If you’re a licensed driver, then you know the traffic laws in your state well. Many of those laws are based on common sense and remains the same throughout each state. However, other states may have different rules that you will need to follow. The following are the rules of the road for Nevada drivers that may differ from those in your home state, so you will want to make sure you know them if you are planning to move to or visit the state.
Permits and licenses
New residents with a license from another state are required to obtain a Nevada driver’s license within 30 days of moving to the state.
Nevada accepts both local and online driver’s education schools providing they are approved by the DMV.
Instruction permits are available for those who are a minimum of 15 years and 6 months old. The permit holder is only permitted to drive with a licensed driver that is at least 21 sitting in the seat to their left. This permit must be held for at least six months before applying for a Nevada driver’s license if under the age of 18.
Drivers who are under the age of 18 when they obtain their driver’s license are not permitted to have any non-family member that is under the age of 18 in the vehicle for the first 6 months. Drivers that are 16 and 17 are not permitted to drive between 10 PM and 5 AM unless they are driving to or from an event that was scheduled.
Drivers and all passengers in the vehicle are required to wear seat belts.
Children weighing less than 60 pounds and under the age of 6 must be in a child safety seat that is designed for their height and weight.
All passengers age six and older must be in a seat belt, no matter what seat they are occupying.
Unattended children and pets
Children seven years old or younger can’t be left unattended in a vehicle if there is a serious risk to their safety or health.
Children age 7 and under left in a vehicle that does not present serious risk must be supervised by someone who is a minimum of 12 years old.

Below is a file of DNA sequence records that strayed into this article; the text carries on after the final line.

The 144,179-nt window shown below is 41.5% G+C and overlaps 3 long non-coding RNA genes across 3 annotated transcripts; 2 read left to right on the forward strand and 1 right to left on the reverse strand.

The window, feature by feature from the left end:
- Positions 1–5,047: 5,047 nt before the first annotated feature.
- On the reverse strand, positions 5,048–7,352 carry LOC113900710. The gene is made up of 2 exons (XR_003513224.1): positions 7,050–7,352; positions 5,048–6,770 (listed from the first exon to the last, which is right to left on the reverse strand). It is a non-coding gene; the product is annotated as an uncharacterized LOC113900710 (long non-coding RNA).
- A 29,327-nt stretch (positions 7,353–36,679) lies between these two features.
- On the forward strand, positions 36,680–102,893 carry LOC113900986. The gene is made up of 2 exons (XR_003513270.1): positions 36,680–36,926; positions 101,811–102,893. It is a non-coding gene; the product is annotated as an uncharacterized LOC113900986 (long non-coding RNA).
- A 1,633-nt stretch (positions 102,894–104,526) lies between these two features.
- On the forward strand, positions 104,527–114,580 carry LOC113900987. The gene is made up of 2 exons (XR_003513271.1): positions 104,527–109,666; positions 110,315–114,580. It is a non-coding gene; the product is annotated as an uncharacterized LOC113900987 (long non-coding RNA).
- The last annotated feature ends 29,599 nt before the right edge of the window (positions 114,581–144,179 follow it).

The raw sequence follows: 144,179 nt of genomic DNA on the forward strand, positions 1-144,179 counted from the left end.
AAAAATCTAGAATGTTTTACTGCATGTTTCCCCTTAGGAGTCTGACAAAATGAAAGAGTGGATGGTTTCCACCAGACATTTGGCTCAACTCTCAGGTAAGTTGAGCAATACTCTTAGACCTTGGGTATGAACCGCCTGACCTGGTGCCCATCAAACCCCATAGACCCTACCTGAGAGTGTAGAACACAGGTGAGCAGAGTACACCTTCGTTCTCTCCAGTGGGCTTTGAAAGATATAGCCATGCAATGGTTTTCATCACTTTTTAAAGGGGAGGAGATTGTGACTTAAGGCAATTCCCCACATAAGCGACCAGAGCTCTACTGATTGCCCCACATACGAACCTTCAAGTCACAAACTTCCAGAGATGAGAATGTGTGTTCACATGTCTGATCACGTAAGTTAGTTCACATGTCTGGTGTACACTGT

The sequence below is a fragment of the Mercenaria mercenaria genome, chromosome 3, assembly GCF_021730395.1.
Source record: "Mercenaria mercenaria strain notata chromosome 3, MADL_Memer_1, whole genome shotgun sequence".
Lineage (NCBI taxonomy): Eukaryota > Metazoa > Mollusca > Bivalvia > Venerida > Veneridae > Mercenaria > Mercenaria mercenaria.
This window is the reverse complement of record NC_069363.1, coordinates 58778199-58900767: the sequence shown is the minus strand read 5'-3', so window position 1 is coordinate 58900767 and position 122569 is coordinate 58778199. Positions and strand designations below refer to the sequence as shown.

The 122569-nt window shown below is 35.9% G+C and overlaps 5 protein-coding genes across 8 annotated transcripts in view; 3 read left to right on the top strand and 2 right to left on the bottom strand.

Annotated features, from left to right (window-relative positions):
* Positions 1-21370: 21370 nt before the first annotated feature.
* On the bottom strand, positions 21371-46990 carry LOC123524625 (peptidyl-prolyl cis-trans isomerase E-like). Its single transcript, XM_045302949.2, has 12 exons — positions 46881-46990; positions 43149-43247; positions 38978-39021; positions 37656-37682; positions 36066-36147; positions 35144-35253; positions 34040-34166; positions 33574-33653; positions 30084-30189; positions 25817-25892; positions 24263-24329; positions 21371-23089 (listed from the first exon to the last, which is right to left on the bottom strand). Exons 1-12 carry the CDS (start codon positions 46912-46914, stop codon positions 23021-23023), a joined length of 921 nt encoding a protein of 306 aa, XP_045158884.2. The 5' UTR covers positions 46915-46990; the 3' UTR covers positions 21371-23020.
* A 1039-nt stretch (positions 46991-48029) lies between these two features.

It is unlawful to leave a dog or cat inside a vehicle and unattended when temperatures are extremely hot or cold. Law enforcement, officials and firefighters are permitted to use reasonable force in order to rescue the animal.
Use of cell phone for making or receiving calls is only permitted with the use of a hands-free device while driving.
It is illegal to use a cell phone or other wireless handheld device to send texts, emails, instant messages or to access the Internet while driving.
Right of way
While pedestrians are required to follow all Walk/Don’t Walk signals, drivers are required to yield if failing to do so could cause injury to a pedestrian.
Drivers must yield to bike riders who are in bike lanes or on bike paths.
Funeral processions always have the right of way.
School zones - The speed limit in school zones may be 25 or 15 mph. Drivers must follow all posted speed limits.
Ramp meters - Some freeway entrances have ramp meters to control the flow of traffic. Drivers must stop when the light is red and proceed on green, making sure to pay attention to any signage that designates that only one vehicle may go per light.
Following - Drivers are required to leave a two-second gap between them and the vehicle they are following. This space must increase based on weather, traffic, road conditions and if the vehicle is hauling a trailer.
Signaling - When making turns, drivers are required to signal using the vehicle’s turn signals or the appropriate hand signals 100 feet in advance on city streets and 300 feet when traveling on highways.
Passing - Passing on the right is only permitted on streets with two or more lanes where traffic is traveling in the same direction.
Bicyclists - Drivers must leave three feet of space when passing a bicyclist.
Bridges - Parking on bridges or other elevated driving structures is not permitted.
Emergency vehicles - When approaching an emergency vehicles that has lights flashing and is stopped on the side of the road, decrease speed to under the speed limit and move over to the left if it is safe to do so.
These rules of the road may be different from those that you are used to following. Making sure you follow them along with the laws that apply in every state will keep you safe and legal on Nevada roadways. If you would like more information, make sure to check the Nevada Driver’s Manual.
This article originally appeared on YourMechanic.com as Rules of the Road For Nevada Drivers and was authored by Valerie Johnston.